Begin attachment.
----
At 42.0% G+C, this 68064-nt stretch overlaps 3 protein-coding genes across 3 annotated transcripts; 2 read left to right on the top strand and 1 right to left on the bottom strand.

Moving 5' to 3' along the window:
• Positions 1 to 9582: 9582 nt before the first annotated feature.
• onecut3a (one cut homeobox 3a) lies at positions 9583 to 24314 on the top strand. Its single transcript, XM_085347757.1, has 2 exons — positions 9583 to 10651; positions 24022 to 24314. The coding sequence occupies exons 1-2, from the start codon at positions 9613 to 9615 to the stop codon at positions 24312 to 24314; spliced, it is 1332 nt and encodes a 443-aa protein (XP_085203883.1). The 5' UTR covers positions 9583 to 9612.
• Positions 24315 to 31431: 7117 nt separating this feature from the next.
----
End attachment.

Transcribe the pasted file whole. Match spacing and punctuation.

At 42.0% G+C, this 68064-nt stretch overlaps 3 protein-coding genes across 3 annotated transcripts; 2 read left to right on the top strand and 1 right to left on the bottom strand.

Moving 5' to 3' along the window:
• Positions 1 to 9582: 9582 nt before the first annotated feature.
• onecut3a (one cut homeobox 3a) lies at positions 9583 to 24314 on the top strand. Its single transcript, XM_085347757.1, has 2 exons — positions 9583 to 10651; positions 24022 to 24314. The coding sequence occupies exons 1-2, from the start codon at positions 9613 to 9615 to the stop codon at positions 24312 to 24314; spliced, it is 1332 nt and encodes a 443-aa protein (XP_085203883.1). The 5' UTR covers positions 9583 to 9612.
• Positions 24315 to 31431: 7117 nt separating this feature from the next.